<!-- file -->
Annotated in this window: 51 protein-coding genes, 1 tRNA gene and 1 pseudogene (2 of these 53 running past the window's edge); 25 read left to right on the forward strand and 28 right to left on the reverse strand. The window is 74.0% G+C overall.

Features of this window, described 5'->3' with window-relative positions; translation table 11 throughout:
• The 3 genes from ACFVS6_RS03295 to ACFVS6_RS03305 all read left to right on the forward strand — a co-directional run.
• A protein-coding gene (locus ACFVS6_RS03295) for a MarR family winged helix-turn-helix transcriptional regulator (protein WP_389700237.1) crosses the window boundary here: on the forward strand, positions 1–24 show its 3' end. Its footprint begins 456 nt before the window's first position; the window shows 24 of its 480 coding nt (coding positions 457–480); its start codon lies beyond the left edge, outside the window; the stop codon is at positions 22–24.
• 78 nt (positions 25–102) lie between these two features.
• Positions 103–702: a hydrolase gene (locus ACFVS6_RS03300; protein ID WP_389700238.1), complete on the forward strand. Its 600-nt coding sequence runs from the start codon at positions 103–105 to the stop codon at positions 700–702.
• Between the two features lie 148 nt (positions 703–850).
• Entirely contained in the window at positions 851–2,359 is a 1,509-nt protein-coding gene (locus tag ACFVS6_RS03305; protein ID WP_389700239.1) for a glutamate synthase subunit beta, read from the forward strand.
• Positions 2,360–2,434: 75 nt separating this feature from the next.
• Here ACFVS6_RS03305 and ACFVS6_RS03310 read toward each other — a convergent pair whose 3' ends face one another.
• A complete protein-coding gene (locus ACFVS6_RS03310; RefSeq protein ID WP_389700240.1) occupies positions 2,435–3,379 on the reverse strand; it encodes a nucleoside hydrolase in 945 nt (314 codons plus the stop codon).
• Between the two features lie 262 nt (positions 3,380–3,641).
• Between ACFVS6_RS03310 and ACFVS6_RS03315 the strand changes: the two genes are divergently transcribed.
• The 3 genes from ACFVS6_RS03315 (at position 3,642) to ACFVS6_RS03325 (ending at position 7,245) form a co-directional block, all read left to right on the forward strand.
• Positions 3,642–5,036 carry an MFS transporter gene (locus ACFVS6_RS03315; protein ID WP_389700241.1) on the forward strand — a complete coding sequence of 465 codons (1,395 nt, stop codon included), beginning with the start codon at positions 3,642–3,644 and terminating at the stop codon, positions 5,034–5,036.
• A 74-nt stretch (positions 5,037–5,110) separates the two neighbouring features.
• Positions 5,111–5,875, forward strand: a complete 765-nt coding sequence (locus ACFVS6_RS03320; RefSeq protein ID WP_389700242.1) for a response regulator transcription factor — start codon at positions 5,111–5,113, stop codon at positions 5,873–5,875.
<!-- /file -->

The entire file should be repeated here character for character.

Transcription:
Annotated in this window: 51 protein-coding genes, 1 tRNA gene and 1 pseudogene (2 of these 53 running past the window's edge); 25 read left to right on the forward strand and 28 right to left on the reverse strand. The window is 74.0% G+C overall.

Features of this window, described 5'->3' with window-relative positions; translation table 11 throughout:
• The 3 genes from ACFVS6_RS03295 to ACFVS6_RS03305 all read left to right on the forward strand — a co-directional run.
• A protein-coding gene (locus ACFVS6_RS03295) for a MarR family winged helix-turn-helix transcriptional regulator (protein WP_389700237.1) crosses the window boundary here: on the forward strand, positions 1–24 show its 3' end. Its footprint begins 456 nt before the window's first position; the window shows 24 of its 480 coding nt (coding positions 457–480); its start codon lies beyond the left edge, outside the window; the stop codon is at positions 22–24.
• 78 nt (positions 25–102) lie between these two features.
• Positions 103–702: a hydrolase gene (locus ACFVS6_RS03300; protein ID WP_389700238.1), complete on the forward strand. Its 600-nt coding sequence runs from the start codon at positions 103–105 to the stop codon at positions 700–702.
• Between the two features lie 148 nt (positions 703–850).
• Entirely contained in the window at positions 851–2,359 is a 1,509-nt protein-coding gene (locus tag ACFVS6_RS03305; protein ID WP_389700239.1) for a glutamate synthase subunit beta, read from the forward strand.
• Positions 2,360–2,434: 75 nt separating this feature from the next.
• Here ACFVS6_RS03305 and ACFVS6_RS03310 read toward each other — a convergent pair whose 3' ends face one another.
• A complete protein-coding gene (locus ACFVS6_RS03310; RefSeq protein ID WP_389700240.1) occupies positions 2,435–3,379 on the reverse strand; it encodes a nucleoside hydrolase in 945 nt (314 codons plus the stop codon).
• Between the two features lie 262 nt (positions 3,380–3,641).
• Between ACFVS6_RS03310 and ACFVS6_RS03315 the strand changes: the two genes are divergently transcribed.
• The 3 genes from ACFVS6_RS03315 (at position 3,642) to ACFVS6_RS03325 (ending at position 7,245) form a co-directional block, all read left to right on the forward strand.
• Positions 3,642–5,036 carry an MFS transporter gene (locus ACFVS6_RS03315; protein ID WP_389700241.1) on the forward strand — a complete coding sequence of 465 codons (1,395 nt, stop codon included), beginning with the start codon at positions 3,642–3,644 and terminating at the stop codon, positions 5,034–5,036.
• A 74-nt stretch (positions 5,037–5,110) separates the two neighbouring features.
• Positions 5,111–5,875, forward strand: a complete 765-nt coding sequence (locus ACFVS6_RS03320; RefSeq protein ID WP_389700242.1) for a response regulator transcription factor — start codon at positions 5,111–5,113, stop codon at positions 5,873–5,875.